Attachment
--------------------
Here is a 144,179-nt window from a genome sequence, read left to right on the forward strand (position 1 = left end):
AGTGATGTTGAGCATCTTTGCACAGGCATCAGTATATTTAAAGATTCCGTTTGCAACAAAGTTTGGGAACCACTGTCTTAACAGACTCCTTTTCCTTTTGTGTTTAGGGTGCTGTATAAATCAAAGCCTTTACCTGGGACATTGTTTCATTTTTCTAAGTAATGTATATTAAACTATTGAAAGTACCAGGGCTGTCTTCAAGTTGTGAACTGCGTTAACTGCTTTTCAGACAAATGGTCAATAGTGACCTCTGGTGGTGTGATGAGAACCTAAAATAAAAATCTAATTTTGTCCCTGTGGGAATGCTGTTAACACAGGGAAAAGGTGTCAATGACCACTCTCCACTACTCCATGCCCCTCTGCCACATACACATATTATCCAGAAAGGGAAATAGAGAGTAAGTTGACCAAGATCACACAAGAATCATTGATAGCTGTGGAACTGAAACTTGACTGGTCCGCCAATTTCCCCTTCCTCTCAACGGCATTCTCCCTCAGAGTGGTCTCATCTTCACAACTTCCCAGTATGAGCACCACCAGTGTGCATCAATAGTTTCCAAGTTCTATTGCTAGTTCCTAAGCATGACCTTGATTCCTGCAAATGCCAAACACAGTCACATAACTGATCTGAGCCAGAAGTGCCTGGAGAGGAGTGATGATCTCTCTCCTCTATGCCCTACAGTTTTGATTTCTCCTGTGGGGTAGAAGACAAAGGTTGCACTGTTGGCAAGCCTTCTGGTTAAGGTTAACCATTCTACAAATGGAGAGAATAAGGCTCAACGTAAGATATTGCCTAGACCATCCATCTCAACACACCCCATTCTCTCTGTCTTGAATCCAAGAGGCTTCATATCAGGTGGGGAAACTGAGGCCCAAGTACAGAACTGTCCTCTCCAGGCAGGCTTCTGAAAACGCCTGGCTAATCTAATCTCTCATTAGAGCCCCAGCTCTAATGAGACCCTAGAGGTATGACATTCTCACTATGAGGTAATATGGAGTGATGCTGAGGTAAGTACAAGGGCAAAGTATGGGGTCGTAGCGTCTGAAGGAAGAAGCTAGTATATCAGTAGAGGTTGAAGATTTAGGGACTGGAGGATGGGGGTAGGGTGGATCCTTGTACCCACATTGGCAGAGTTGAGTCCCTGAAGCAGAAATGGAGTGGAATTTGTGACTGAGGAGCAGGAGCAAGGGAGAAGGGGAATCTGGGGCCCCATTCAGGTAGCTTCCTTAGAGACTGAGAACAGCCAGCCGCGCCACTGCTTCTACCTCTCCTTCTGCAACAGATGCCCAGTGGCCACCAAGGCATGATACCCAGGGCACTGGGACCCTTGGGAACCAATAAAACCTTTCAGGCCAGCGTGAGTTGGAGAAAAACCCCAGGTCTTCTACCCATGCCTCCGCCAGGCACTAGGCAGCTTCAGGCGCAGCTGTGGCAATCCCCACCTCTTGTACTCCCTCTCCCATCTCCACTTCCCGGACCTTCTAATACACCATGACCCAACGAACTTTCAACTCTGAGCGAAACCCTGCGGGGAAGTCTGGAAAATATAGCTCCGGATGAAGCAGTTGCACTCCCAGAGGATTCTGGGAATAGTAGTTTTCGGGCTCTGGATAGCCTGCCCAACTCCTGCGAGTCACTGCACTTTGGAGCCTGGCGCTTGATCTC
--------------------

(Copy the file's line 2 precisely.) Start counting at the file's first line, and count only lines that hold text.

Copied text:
AGTGATGTTGAGCATCTTTGCACAGGCATCAGTATATTTAAAGATTCCGTTTGCAACAAAGTTTGGGAACCACTGTCTTAACAGACTCCTTTTCCTTTTGTGTTTAGGGTGCTGTATAAATCAAAGCCTTTACCTGGGACATTGTTTCATTTTTCTAAGTAATGTATATTAAACTATTGAAAGTACCAGGGCTGTCTTCAAGTTGTGAACTGCGTTAACTGCTTTTCAGACAAATGGTCAATAGTGACCTCTGGTGGTGTGATGAGAACCTAAAATAAAAATCTAATTTTGTCCCTGTGGGAATGCTGTTAACACAGGGAAAAGGTGTCAATGACCACTCTCCACTACTCCATGCCCCTCTGCCACATACACATATTATCCAGAAAGGGAAATAGAGAGTAAGTTGACCAAGATCACACAAGAATCATTGATAGCTGTGGAACTGAAACTTGACTGGTCCGCCAATTTCCCCTTCCTCTCAACGGCATTCTCCCTCAGAGTGGTCTCATCTTCACAACTTCCCAGTATGAGCACCACCAGTGTGCATCAATAGTTTCCAAGTTCTATTGCTAGTTCCTAAGCATGACCTTGATTCCTGCAAATGCCAAACACAGTCACATAACTGATCTGAGCCAGAAGTGCCTGGAGAGGAGTGATGATCTCTCTCCTCTATGCCCTACAGTTTTGATTTCTCCTGTGGGGTAGAAGACAAAGGTTGCACTGTTGGCAAGCCTTCTGGTTAAGGTTAACCATTCTACAAATGGAGAGAATAAGGCTCAACGTAAGATATTGCCTAGACCATCCATCTCAACACACCCCATTCTCTCTGTCTTGAATCCAAGAGGCTTCATATCAGGTGGGGAAACTGAGGCCCAAGTACAGAACTGTCCTCTCCAGGCAGGCTTCTGAAAACGCCTGGCTAATCTAATCTCTCATTAGAGCCCCAGCTCTAATGAGACCCTAGAGGTATGACATTCTCACTATGAGGTAATATGGAGTGATGCTGAGGTAAGTACAAGGGCAAAGTATGGGGTCGTAGCGTCTGAAGGAAGAAGCTAGTATATCAGTAGAGGTTGAAGATTTAGGGACTGGAGGATGGGGGTAGGGTGGATCCTTGTACCCACATTGGCAGAGTTGAGTCCCTGAAGCAGAAATGGAGTGGAATTTGTGACTGAGGAGCAGGAGCAAGGGAGAAGGGGAATCTGGGGCCCCATTCAGGTAGCTTCCTTAGAGACTGAGAACAGCCAGCCGCGCCACTGCTTCTACCTCTCCTTCTGCAACAGATGCCCAGTGGCCACCAAGGCATGATACCCAGGGCACTGGGACCCTTGGGAACCAATAAAACCTTTCAGGCCAGCGTGAGTTGGAGAAAAACCCCAGGTCTTCTACCCATGCCTCCGCCAGGCACTAGGCAGCTTCAGGCGCAGCTGTGGCAATCCCCACCTCTTGTACTCCCTCTCCCATCTCCACTTCCCGGACCTTCTAATACACCATGACCCAACGAACTTTCAACTCTGAGCGAAACCCTGCGGGGAAGTCTGGAAAATATAGCTCCGGATGAAGCAGTTGCACTCCCAGAGGATTCTGGGAATAGTAGTTTTCGGGCTCTGGATAGCCTGCCCAACTCCTGCGAGTCACTGCACTTTGGAGCCTGGCGCTTGATCTC